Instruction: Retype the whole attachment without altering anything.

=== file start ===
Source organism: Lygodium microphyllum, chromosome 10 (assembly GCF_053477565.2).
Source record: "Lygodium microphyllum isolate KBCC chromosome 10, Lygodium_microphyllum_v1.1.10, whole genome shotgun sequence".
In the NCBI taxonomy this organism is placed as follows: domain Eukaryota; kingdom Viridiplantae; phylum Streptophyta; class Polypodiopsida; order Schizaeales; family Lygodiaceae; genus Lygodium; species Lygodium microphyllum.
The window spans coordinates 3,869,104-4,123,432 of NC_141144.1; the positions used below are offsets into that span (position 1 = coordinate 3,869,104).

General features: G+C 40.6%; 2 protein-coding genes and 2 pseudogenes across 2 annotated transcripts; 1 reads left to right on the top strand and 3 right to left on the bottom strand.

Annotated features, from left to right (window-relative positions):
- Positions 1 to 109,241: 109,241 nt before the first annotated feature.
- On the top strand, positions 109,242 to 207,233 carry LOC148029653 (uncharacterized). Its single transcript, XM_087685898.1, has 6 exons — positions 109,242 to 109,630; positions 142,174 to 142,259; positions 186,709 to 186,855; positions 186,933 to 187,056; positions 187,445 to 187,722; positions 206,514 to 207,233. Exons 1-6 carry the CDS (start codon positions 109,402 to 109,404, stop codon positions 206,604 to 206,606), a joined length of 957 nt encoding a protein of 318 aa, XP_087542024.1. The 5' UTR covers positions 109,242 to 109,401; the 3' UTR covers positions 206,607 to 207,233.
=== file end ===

Source organism: Lygodium microphyllum, chromosome 10 (assembly GCF_053477565.2).
Source record: "Lygodium microphyllum isolate KBCC chromosome 10, Lygodium_microphyllum_v1.1.10, whole genome shotgun sequence".
In the NCBI taxonomy this organism is placed as follows: domain Eukaryota; kingdom Viridiplantae; phylum Streptophyta; class Polypodiopsida; order Schizaeales; family Lygodiaceae; genus Lygodium; species Lygodium microphyllum.
The window spans coordinates 3,869,104-4,123,432 of NC_141144.1; the positions used below are offsets into that span (position 1 = coordinate 3,869,104).

General features: G+C 40.6%; 2 protein-coding genes and 2 pseudogenes across 2 annotated transcripts; 1 reads left to right on the top strand and 3 right to left on the bottom strand.

Annotated features, from left to right (window-relative positions):
- Positions 1 to 109,241: 109,241 nt before the first annotated feature.
- On the top strand, positions 109,242 to 207,233 carry LOC148029653 (uncharacterized). Its single transcript, XM_087685898.1, has 6 exons — positions 109,242 to 109,630; positions 142,174 to 142,259; positions 186,709 to 186,855; positions 186,933 to 187,056; positions 187,445 to 187,722; positions 206,514 to 207,233. Exons 1-6 carry the CDS (start codon positions 109,402 to 109,404, stop codon positions 206,604 to 206,606), a joined length of 957 nt encoding a protein of 318 aa, XP_087542024.1. The 5' UTR covers positions 109,242 to 109,401; the 3' UTR covers positions 206,607 to 207,233.